The Conservative party has the highest number of landlord MPs, with 128 of their MPs renting out property. This means that 39% of Tory MPs are landlords. This is compared with 26% of Scottish National Party MPs and 22% of Labour. To put this into context, it’s estimated that just 2% of the general adult population of this country are renting out homes.

When you consider the figures is it any wonder that Generation Rent aren’t being represented in Parliament? Is it any wonder that the majority of legislation favours landlords and that there is a reluctance on the part of this government to properly regulate lettings agents and ban letting fees altogether? All of the main political parties, with the exception of the Conservatives, pledged to ban letting fees before the General Election last year.


Buy to let has become a major form of income for some boomers, more likely to vote Conservative, and as the OP article points out, provision of temporary accommodaion is a significant and lucrative industry for some, so it's no surprise that despite lip service over the years, the Tories are reluctant to do anything that might ease market demand for accommodation, and even the meagre measures they have enacted have been met by squeals of protest from private renting groups.

It's not just the raw numbers of provision, but where housing needs are concentrated and the demographics worst affected. The situation will only get far worse without intervention, and Brexit is obviously not going to help:

According to the latest figures from the English Housing Survey tenants in England now spend half of their pay on rent, while London renters spend 72% of their earnings.

Because renting is the new normal for young people today we need better regulation of the market, better renter’s rights and a fair deal for tenants. As things stand letting agents’ rule the market, and because of a lack of proper regulation and legislation can charge more or less whatever they like in terms of fees to tenants.


Towns fund boosts Tory-held marginals over poorest areas

The Conservatives have been accused of short-changing the poorest communities in favour of comparatively affluent towns to boost their election prospects.

The government promised that the multibillion-pound towns fund would “unleash the full economic potential of more than 100 places and level up communities throughout the country”.

However, 32 towns on the list fall outside the 300 worst-off in England according to rankings from the Office for National Statistics.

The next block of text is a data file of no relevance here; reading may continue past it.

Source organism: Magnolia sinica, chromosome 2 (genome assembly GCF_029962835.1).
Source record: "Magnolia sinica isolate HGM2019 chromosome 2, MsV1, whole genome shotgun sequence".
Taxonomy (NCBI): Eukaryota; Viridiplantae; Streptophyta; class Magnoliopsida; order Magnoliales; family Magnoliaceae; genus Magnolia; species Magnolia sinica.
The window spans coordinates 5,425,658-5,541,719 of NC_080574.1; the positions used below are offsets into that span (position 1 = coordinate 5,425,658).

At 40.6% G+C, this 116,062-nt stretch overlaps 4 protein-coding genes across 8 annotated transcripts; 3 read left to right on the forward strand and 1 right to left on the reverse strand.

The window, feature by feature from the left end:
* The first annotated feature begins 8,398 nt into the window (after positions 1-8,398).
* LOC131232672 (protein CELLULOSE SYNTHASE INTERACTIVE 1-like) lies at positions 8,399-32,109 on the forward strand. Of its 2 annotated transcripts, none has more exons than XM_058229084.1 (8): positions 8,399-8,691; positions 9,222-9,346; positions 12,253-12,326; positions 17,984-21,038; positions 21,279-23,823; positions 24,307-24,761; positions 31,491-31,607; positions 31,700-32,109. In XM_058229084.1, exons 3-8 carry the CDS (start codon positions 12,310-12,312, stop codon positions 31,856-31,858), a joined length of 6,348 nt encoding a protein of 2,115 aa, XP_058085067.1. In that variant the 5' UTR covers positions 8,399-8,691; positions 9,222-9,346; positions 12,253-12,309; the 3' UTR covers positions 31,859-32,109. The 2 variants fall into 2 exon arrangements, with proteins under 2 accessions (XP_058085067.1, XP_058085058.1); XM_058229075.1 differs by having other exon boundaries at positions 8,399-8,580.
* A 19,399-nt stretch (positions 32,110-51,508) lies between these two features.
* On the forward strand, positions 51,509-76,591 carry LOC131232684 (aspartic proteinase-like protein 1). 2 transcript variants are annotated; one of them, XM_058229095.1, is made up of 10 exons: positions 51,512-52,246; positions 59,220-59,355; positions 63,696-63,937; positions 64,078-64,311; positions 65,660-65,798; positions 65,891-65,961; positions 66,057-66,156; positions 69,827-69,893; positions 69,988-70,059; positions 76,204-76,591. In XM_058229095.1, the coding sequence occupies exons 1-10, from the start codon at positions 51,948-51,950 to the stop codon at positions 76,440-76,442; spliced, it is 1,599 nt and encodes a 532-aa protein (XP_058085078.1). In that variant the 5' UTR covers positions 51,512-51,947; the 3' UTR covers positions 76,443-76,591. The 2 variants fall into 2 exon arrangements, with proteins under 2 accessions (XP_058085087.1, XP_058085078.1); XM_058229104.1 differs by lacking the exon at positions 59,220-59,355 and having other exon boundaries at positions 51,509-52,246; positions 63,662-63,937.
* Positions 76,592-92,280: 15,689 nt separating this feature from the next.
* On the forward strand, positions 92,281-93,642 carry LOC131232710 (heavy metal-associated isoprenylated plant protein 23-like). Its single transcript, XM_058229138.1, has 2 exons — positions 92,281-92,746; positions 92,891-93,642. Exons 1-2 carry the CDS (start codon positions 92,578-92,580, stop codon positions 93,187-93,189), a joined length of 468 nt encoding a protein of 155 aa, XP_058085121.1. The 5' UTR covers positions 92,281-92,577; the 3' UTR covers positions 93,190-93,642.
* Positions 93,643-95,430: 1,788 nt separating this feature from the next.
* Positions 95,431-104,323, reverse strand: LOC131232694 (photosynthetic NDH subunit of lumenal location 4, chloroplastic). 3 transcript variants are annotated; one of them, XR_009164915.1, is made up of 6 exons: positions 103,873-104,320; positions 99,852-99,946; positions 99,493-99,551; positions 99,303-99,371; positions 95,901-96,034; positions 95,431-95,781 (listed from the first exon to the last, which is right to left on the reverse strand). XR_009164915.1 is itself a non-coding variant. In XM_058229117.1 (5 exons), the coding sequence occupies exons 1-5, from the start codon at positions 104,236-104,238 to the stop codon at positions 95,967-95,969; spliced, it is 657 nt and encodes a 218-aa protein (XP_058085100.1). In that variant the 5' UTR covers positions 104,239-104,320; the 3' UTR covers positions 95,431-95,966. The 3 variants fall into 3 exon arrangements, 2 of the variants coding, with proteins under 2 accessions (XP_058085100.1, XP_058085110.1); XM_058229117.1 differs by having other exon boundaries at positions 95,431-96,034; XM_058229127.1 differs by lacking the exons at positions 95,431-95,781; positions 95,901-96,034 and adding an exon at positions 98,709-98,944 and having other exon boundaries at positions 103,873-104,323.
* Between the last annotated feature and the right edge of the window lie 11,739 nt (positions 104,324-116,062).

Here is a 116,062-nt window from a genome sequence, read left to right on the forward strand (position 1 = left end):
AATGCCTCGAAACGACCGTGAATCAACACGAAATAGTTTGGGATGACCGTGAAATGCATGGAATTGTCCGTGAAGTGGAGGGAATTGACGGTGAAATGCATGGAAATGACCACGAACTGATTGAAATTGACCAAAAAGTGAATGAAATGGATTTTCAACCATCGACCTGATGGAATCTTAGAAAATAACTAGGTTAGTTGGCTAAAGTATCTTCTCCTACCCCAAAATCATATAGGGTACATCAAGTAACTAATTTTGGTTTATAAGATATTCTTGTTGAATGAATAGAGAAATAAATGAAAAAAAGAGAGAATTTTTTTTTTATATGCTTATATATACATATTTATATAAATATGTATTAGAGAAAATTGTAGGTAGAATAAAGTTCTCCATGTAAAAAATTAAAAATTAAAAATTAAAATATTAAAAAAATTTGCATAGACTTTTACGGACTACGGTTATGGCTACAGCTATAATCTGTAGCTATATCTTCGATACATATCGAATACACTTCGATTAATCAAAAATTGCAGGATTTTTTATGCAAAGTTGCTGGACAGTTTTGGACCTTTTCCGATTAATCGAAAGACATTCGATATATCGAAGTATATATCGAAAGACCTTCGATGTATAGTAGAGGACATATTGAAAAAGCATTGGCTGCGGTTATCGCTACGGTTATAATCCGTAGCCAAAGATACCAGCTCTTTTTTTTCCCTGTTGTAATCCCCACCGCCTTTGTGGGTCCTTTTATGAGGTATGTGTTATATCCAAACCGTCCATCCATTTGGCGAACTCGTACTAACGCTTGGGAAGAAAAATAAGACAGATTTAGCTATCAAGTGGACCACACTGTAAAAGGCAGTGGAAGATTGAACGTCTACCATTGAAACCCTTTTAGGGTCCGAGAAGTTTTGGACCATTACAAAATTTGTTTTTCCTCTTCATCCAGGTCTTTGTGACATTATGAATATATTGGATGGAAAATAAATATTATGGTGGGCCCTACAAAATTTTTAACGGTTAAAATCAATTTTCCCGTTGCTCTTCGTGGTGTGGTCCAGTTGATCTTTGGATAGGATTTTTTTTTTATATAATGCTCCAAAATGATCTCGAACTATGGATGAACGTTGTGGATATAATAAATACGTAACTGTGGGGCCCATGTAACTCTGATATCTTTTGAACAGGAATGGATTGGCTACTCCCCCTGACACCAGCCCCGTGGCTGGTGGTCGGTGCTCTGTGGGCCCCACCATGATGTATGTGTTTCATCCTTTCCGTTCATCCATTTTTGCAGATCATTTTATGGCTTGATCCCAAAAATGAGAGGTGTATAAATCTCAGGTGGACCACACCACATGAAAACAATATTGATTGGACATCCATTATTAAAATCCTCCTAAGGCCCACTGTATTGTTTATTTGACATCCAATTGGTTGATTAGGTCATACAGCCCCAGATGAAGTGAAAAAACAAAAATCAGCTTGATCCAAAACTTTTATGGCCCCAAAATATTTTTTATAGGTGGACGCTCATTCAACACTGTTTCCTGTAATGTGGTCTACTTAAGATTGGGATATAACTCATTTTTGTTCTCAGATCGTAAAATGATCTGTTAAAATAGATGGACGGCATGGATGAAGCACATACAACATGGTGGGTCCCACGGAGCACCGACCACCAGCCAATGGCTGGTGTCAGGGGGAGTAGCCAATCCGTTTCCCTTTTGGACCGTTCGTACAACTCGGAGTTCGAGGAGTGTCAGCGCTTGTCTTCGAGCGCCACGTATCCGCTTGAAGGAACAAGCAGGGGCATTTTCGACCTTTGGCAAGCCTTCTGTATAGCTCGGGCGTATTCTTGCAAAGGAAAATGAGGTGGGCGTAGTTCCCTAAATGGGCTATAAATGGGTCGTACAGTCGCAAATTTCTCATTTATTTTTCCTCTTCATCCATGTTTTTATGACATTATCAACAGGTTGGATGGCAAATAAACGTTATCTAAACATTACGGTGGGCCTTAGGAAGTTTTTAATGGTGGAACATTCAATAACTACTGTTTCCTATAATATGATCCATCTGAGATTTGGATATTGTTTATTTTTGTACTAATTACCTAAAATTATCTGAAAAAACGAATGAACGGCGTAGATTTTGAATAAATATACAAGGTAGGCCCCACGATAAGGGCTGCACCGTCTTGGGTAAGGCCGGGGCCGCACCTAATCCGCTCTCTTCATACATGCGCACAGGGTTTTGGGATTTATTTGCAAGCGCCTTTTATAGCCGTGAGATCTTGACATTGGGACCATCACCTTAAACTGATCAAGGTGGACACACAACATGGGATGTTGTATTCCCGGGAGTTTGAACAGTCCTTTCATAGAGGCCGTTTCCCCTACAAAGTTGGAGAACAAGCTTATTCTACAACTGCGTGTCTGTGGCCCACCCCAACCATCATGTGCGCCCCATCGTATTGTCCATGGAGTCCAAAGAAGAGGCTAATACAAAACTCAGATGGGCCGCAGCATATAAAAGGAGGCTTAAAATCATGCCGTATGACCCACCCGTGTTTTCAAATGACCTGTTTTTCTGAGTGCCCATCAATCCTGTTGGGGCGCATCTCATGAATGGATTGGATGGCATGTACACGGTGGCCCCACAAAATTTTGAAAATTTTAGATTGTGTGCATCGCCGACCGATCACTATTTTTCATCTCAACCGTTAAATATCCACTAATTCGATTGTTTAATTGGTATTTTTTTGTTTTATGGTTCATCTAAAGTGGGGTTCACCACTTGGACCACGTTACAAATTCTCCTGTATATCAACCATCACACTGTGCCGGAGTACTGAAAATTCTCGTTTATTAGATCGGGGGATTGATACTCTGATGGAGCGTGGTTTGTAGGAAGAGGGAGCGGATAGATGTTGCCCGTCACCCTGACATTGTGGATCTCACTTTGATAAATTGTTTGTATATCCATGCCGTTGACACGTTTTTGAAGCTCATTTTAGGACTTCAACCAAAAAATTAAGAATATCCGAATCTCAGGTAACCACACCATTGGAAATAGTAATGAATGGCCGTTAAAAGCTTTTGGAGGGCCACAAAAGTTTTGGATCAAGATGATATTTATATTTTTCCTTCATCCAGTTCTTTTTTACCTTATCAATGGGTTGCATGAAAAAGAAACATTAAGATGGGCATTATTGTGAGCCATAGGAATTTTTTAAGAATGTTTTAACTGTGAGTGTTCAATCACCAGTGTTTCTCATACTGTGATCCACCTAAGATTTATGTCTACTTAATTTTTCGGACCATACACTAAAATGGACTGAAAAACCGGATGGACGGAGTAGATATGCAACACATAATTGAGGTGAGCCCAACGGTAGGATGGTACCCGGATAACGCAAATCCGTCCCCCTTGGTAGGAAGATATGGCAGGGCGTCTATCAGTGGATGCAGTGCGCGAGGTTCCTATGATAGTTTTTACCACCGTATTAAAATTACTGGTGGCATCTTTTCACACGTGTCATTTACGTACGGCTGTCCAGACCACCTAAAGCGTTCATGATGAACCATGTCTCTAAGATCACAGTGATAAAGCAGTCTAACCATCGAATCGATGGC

Analysis by The Times reveals the extent to which money has been directed towards wealthier areas that are marginal Conservative-held or target seats.


Just another example of how the long run-in to the election since Johnson became prime minister has allowed the Tories to use the levers of state for what they hope will be their own electoral benefit.

Revealed: Tory councillors posted Islamophobic content on social media

Exclusive: dossier on 25 current and former councillors adds to pressure on Boris Johnson to launch independent inquiry

The disclosure that 15 current and 10 former Tory councillors have posted, shared or endorsed Islamophobic or other racist content on Facebook or Twitter will increase pressure on Boris Johnson after he backtracked on a pledge to hold an independent inquiry into the issue.

Inflammatory posts recorded in the dossier, which has been sent to the party’s headquarters, include calls for mosques to be banned, claims the faith wants to “turn the world Muslim”, referring to its followers as “barbarians” and “the enemy within”.

In 2017, one councillor, who has been pictured with Johnson, endorsed a suggestion that all aid to Africa helping feed starving people should stop, allowing “mother nature take her course”. She replied: “It’s nature’s way of depopulation.”
Sayeeda Warsi, who has been calling for the party to hold an independent inquiry into Islamophobia, said she was appalled by the comments in the dossier. “These further divisive and racist comments by elected Conservative councillors are a further indication of the issue of Islamophobia in the party,” she said.


Boris Johnson accused of 'outrageous' lack of concern about floods

PM to chair Cobra meeting after being criticised for not declaring national emergency

Boris Johnson has been accused of displaying an “utterly outrageous” lack of concern about the severe floods that have devastated hundreds of homes and caused more than 1,200 properties to be evacuated in northern England.
That criticism was echoed in the towns badly affected by the downpours, where 30 flood warnings remain in place including five “danger to life” alerts along the River Don in South Yorkshire.

In the Nottinghamshire town of Worksop, scores of residents were evacuated and more than 200 homes and businesses were flooded on Friday after a month’s worth of rain fell in 24 hours.

Simon Greaves, the Labour leader of Bassetlaw district council, said Johnson had been “preoccupied with electioneering” when he should have been coordinating a national response to the disaster, which encompasses Nottinghamshire, Derbyshire and South Yorkshire.


Worse, Johnson turned his visit to the already afflicted town of Matlock into a cheery photo opportunity by "mopping" the entryway of the town's Specsavers, leaving the floor in a worse state than when he started, amid suspicions the water wasn't directly from the flood, but deliberately spilt for the occasion: